78 -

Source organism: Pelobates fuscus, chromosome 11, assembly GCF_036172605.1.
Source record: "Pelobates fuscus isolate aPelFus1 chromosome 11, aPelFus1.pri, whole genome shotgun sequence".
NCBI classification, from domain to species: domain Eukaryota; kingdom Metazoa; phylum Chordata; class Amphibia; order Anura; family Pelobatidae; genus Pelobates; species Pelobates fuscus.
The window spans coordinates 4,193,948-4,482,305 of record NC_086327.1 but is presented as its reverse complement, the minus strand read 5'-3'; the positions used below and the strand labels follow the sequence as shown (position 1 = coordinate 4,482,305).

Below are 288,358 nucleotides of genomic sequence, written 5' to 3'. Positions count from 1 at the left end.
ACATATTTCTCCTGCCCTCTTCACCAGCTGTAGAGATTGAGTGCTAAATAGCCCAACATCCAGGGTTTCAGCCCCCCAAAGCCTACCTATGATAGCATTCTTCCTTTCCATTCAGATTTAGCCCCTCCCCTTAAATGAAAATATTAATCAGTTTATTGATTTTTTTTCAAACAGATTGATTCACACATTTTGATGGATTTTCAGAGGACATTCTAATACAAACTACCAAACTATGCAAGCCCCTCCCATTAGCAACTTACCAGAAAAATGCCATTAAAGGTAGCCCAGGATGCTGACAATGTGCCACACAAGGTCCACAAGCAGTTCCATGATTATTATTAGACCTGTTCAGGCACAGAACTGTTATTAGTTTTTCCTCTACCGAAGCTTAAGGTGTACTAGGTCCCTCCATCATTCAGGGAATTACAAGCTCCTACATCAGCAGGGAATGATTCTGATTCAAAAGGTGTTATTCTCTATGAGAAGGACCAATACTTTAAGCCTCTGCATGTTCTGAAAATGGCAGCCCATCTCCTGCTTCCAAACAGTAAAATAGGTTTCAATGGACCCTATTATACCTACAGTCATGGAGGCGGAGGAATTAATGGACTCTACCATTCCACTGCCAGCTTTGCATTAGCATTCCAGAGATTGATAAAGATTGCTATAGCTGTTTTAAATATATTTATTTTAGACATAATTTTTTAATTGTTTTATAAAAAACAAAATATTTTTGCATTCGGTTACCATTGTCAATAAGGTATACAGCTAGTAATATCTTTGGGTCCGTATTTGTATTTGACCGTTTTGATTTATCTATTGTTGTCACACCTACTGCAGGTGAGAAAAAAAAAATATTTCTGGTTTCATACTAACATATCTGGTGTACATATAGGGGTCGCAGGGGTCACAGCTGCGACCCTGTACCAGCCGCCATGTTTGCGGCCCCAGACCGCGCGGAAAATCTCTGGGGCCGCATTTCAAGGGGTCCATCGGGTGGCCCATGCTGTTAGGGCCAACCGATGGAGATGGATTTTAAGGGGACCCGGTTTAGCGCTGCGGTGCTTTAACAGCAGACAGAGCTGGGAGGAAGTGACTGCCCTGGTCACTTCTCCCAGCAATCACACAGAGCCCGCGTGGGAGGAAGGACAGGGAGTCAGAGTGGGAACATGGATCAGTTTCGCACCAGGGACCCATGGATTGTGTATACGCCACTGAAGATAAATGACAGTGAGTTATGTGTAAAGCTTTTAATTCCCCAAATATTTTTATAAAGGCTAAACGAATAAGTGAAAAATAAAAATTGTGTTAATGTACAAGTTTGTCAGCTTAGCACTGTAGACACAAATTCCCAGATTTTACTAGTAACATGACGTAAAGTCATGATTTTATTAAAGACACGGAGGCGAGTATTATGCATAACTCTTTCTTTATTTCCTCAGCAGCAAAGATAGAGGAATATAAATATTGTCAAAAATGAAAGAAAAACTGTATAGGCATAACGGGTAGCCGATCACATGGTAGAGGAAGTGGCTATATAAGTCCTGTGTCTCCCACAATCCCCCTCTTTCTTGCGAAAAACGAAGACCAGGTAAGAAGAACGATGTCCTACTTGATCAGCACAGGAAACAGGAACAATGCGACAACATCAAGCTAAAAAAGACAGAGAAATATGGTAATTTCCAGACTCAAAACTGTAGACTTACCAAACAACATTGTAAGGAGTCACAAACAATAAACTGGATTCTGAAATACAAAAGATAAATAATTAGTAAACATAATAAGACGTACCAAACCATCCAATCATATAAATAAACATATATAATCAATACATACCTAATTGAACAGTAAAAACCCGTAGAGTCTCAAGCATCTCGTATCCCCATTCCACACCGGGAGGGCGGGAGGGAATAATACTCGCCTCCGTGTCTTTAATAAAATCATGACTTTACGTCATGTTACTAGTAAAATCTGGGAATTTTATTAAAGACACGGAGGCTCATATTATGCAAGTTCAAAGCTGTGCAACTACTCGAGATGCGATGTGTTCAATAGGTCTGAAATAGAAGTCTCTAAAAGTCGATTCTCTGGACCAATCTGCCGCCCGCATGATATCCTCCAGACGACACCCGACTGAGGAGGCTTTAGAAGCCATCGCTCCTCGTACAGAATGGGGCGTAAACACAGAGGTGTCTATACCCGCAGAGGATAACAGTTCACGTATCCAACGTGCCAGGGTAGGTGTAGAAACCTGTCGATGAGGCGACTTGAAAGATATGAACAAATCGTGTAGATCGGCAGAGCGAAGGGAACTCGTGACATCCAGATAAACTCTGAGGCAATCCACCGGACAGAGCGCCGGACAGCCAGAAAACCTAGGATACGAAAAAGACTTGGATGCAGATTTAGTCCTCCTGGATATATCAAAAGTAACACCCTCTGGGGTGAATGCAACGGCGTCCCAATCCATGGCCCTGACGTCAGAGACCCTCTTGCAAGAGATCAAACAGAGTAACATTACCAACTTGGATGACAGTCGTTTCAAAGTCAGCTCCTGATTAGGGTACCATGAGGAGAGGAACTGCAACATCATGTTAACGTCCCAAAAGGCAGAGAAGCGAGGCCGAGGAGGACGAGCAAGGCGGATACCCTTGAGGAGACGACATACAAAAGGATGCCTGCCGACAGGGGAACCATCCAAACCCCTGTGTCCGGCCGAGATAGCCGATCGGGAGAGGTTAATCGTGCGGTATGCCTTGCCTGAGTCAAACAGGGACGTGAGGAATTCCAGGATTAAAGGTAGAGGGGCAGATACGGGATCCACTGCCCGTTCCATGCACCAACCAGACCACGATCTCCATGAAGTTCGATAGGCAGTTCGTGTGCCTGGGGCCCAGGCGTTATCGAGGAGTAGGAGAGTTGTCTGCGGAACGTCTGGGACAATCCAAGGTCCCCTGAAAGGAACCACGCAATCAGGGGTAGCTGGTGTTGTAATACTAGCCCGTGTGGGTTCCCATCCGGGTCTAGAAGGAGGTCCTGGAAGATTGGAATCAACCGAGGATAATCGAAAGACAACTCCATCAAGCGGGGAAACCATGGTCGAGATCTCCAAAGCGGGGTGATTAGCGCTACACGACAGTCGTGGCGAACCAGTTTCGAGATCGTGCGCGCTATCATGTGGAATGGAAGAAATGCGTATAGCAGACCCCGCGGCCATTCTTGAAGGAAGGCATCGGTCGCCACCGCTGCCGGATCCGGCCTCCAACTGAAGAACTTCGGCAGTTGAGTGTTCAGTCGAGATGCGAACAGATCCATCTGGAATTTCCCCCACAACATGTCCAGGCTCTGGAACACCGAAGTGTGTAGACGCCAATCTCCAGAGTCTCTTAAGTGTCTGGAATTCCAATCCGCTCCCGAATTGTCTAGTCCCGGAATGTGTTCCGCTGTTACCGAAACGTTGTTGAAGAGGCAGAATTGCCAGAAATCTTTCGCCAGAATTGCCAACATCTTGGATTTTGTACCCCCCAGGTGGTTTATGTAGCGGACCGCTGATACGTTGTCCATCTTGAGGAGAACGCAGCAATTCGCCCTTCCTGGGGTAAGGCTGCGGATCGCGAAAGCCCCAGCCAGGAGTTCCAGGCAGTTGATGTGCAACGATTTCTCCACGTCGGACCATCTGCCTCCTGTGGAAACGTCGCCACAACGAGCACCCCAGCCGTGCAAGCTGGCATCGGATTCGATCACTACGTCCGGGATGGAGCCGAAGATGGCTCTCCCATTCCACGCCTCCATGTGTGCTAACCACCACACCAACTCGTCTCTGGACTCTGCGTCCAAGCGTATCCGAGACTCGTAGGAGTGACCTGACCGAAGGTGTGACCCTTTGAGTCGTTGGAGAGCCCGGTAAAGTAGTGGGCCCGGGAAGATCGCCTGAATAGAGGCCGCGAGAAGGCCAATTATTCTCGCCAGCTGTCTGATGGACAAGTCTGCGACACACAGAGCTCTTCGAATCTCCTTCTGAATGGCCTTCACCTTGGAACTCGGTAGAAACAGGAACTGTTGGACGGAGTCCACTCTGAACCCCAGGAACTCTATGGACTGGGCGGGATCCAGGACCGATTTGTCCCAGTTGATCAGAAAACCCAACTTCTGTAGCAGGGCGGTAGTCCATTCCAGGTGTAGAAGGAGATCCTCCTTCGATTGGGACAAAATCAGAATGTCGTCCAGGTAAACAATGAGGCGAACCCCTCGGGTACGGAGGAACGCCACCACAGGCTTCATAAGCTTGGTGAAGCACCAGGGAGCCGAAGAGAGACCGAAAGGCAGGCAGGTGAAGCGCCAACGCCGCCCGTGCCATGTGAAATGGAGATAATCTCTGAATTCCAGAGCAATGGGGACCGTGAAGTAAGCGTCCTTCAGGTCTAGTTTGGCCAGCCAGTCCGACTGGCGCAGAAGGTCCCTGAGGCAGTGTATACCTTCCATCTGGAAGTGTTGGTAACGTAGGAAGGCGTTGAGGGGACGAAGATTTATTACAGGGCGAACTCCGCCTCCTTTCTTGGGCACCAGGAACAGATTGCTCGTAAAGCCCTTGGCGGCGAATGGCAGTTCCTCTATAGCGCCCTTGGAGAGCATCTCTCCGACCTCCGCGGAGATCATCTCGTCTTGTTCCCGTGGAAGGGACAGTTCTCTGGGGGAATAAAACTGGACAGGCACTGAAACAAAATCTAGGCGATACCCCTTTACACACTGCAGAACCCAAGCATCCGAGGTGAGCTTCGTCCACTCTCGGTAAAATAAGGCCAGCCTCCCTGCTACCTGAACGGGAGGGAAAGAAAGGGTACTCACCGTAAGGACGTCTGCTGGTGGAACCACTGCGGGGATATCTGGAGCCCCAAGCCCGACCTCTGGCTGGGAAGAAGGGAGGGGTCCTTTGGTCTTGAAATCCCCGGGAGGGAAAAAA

on every turn of a corner.” She grows nostalgic over the growth and change she’s seen in her career. “For me, this song is about this ongoing voyage on the shoulders of my childhood’s music that carries me from its quiet suburbia into magical New York.” The transition from her childhood beginnings to New York life is artfully demonstrated in the song’s video, with her resting in the arms of a man carrying her through a quiet suburban town to the busy streets of the Big Apple. Disclosing her innermost thoughts in life is something that’s plain in her music. “My unconscious contains things I absorbed and repressed but then there are those pure moments of dissociative flow of words and melodies.” When asked about her influences in creating her songs, she says, “I think Paul Simon and Rickie Lee Jones influenced my way of writing, which is more of story-telling. The jazzy classic sax tunes and the French chansons are all elements that ensemble into my genre: Le Nouveau Jazzy Pop.” Operating under a genre of her own making, Petite has freely contained herself and her music that’s her own brand of sound. We ask Petite the five most important things she brings in her backpack and she tells us, “First it will be my hat. I’m obsessed with hats, whether it’s a Barrett, straw ones or a Yankees cap. It keeps my mind focused on my imaginary world. Second, a Shakespeare or Lacan book. I’m trying hard to finish up my philosophy thesis writing. Third would be my pink blush. Fourth, a little diary for writing my reflections and ideas. Fifth, my optic glasses, since there are days when [everything] looks blurry.” As the intro of Backpack’s music video says, “The war and the madness, all those things, in my backpack.” @petitemeller